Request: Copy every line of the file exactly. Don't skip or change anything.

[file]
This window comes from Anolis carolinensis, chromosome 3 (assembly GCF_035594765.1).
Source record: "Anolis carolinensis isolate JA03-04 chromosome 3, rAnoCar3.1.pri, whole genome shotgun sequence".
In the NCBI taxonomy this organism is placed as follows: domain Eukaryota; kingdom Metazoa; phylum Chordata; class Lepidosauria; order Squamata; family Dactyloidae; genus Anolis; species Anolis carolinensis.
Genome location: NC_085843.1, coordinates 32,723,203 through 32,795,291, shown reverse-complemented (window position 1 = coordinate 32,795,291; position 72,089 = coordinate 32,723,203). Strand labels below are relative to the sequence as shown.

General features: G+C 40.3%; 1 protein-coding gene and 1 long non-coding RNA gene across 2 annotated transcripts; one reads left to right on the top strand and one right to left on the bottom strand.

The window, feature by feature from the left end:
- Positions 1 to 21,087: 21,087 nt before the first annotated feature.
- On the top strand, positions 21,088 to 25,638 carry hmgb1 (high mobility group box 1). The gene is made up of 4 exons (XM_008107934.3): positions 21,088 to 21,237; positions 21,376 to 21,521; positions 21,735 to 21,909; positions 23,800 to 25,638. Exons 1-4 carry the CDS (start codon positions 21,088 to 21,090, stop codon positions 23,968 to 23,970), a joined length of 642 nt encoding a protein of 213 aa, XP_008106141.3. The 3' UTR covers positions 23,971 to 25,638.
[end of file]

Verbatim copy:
This window comes from Anolis carolinensis, chromosome 3 (assembly GCF_035594765.1).
Source record: "Anolis carolinensis isolate JA03-04 chromosome 3, rAnoCar3.1.pri, whole genome shotgun sequence".
In the NCBI taxonomy this organism is placed as follows: domain Eukaryota; kingdom Metazoa; phylum Chordata; class Lepidosauria; order Squamata; family Dactyloidae; genus Anolis; species Anolis carolinensis.
Genome location: NC_085843.1, coordinates 32,723,203 through 32,795,291, shown reverse-complemented (window position 1 = coordinate 32,795,291; position 72,089 = coordinate 32,723,203). Strand labels below are relative to the sequence as shown.

General features: G+C 40.3%; 1 protein-coding gene and 1 long non-coding RNA gene across 2 annotated transcripts; one reads left to right on the top strand and one right to left on the bottom strand.

The window, feature by feature from the left end:
- Positions 1 to 21,087: 21,087 nt before the first annotated feature.
- On the top strand, positions 21,088 to 25,638 carry hmgb1 (high mobility group box 1). The gene is made up of 4 exons (XM_008107934.3): positions 21,088 to 21,237; positions 21,376 to 21,521; positions 21,735 to 21,909; positions 23,800 to 25,638. Exons 1-4 carry the CDS (start codon positions 21,088 to 21,090, stop codon positions 23,968 to 23,970), a joined length of 642 nt encoding a protein of 213 aa, XP_008106141.3. The 3' UTR covers positions 23,971 to 25,638.